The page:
Only a short walk from Battleship Cove is another piece of American history that needs to be seen: The Old Colony & Fall River Railroad Museum(above). Although the museum itself is small, consisting of a few vintage railroad cars, it is still nonetheless a very important collection and piece of history. The Old Colony & Fall River Railroad came about as a merger between the Old Colony Railroad and the Fall River Railroad in 1854. Though the museum itself is small it contains a very conclusive look at the cars which once ran along the Fall River Railroad. On the museum grounds you can see how a rail switch works along with specific rail cars like the caboose and theater cars. It is impossible to miss this museum if you are anywhere near Battleship Cove and is a great stop on a visit to Fall River especially during the warmer months.
My final stop during my time in Fall River was the site of one of the most famous, or infamous, murders in American history: The Lizzie Borden House(left). For those of you who may have never heard of the events legend has it that Ms. Borden murdered her father and step-mother with an axe inside the house in 1892. She was acquitted but the murders still took place regardless of who the perpetrator was.The house is now a Bed & Breakfast and is available for overnight stays. It stands out in the neighborhood as a snapshot of when the Borden family lived there, not just because of its deep green color but also the fact that it is virtually unchanged in nearly 120 years. It was part amazement and part trepidation as I walked through the rooms and stood in the same spots where Mr. and Mrs. Borden were brutally murdered. It was something I would have regretted not doing during my travels.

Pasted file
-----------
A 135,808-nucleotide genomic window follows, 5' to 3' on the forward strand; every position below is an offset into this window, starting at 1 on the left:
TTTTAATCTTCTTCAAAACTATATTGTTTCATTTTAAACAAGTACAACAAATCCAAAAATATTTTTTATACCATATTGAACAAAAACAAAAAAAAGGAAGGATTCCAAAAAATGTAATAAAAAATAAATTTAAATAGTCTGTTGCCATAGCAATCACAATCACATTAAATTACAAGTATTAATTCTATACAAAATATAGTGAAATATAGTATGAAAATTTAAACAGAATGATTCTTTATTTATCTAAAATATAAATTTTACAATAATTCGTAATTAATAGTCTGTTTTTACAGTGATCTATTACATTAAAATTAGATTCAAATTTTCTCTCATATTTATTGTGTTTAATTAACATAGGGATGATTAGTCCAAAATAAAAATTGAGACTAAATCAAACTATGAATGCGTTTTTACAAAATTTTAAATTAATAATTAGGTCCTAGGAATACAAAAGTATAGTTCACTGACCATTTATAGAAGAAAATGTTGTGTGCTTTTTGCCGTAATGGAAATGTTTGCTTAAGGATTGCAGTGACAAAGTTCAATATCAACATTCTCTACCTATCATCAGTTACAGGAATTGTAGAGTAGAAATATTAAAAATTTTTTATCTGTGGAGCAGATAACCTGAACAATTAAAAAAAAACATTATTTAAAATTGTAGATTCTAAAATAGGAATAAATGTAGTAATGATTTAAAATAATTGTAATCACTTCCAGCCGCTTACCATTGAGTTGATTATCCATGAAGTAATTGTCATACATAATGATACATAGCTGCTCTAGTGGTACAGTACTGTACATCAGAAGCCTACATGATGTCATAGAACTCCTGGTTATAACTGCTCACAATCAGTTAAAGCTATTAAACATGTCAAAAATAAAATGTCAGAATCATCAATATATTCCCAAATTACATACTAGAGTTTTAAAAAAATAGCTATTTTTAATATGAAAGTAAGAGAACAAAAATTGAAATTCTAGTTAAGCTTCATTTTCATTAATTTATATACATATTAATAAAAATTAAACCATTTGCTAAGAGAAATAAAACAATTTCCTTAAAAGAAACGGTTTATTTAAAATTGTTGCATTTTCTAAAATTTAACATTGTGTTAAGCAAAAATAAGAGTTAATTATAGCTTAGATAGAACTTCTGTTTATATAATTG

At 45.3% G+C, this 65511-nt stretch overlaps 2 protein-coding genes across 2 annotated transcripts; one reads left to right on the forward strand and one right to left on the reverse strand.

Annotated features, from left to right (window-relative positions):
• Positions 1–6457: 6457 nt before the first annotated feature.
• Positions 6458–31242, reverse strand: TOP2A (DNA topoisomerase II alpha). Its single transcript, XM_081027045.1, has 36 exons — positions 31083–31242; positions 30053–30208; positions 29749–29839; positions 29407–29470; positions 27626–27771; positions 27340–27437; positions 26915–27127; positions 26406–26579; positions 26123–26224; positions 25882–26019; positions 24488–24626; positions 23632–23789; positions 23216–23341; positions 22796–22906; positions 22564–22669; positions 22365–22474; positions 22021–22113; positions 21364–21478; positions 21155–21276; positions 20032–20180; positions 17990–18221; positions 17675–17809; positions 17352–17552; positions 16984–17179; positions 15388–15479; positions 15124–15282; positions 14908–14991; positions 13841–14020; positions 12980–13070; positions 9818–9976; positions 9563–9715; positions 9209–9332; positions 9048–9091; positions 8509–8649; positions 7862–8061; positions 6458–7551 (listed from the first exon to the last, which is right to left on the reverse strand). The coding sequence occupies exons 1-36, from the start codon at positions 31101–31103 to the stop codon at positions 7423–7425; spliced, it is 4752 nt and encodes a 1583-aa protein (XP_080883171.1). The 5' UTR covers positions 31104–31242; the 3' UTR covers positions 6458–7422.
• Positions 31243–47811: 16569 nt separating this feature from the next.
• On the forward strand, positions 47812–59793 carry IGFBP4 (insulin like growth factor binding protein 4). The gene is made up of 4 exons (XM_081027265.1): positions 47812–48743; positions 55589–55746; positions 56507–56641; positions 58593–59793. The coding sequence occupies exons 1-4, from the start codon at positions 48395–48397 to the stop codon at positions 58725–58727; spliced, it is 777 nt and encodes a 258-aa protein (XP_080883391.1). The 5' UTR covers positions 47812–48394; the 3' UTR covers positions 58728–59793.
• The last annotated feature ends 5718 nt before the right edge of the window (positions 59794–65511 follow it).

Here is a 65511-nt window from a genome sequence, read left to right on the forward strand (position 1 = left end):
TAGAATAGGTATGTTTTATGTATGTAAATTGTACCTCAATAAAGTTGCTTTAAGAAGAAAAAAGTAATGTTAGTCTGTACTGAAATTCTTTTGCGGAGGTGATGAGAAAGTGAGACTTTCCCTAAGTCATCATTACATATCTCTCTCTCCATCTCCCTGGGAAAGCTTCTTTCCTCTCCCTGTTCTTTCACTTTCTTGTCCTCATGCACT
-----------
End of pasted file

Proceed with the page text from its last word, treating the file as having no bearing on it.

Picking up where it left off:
The interior of the house looks much the same as it did on that fateful day in 1892 with many original items and other period pieces of furniture. The owners have done a masterful job of keeping the integrity of a legendary crime scene while also updating it enough to be a modern bed and breakfast. My tour guide was very knowledgeable, sharing so much of the details of the murders and the lives of the Borden family that you’d have though she had lived during the time. I highly recommend taking the tour of this piece of American history. Stay the night as well if you are in town for a longer time as well. You will leave the house with a feeling that you have just been a part of the legendary story of Lizzie Borden.
Fall River started as a small farming town, grew into a textile industry giant, and is now synonymous with Battleship Cove and Lizzie Borden. Close to both Providence and Boston, this historical wonderland needs to be seen and enjoyed by any and all travelers. Spend some time at Battleship Cove and take a walk through the Lizzie Borden House and you will see what I mean. Have fun and happy traveling!
Directions: Heritage State Park & Battleship Cove: From I-195 heading west take Exit 5 for Rt. 79. Keep left at fork in road to continue toward and merge w/Rt. 79. Continue to Broadway Extended, take left at Columbia St., turn left at Eagle St. Turn right at Firestone Ave., continue onto Water St. Battleship Cove, Lincoln Carousel, Heritage State Park, and Old Colony and Fall River Railroad Museum are all within walking distance.
Lizzie Borden Bed & Breakfast: From I-195 heading take Exit 7, Plymouth Ave. Exit. Merge onto Hartwell St., slight left at Borden St., slight left at 2nd St. There is parking behind the house.
References: Lizzie Borden.com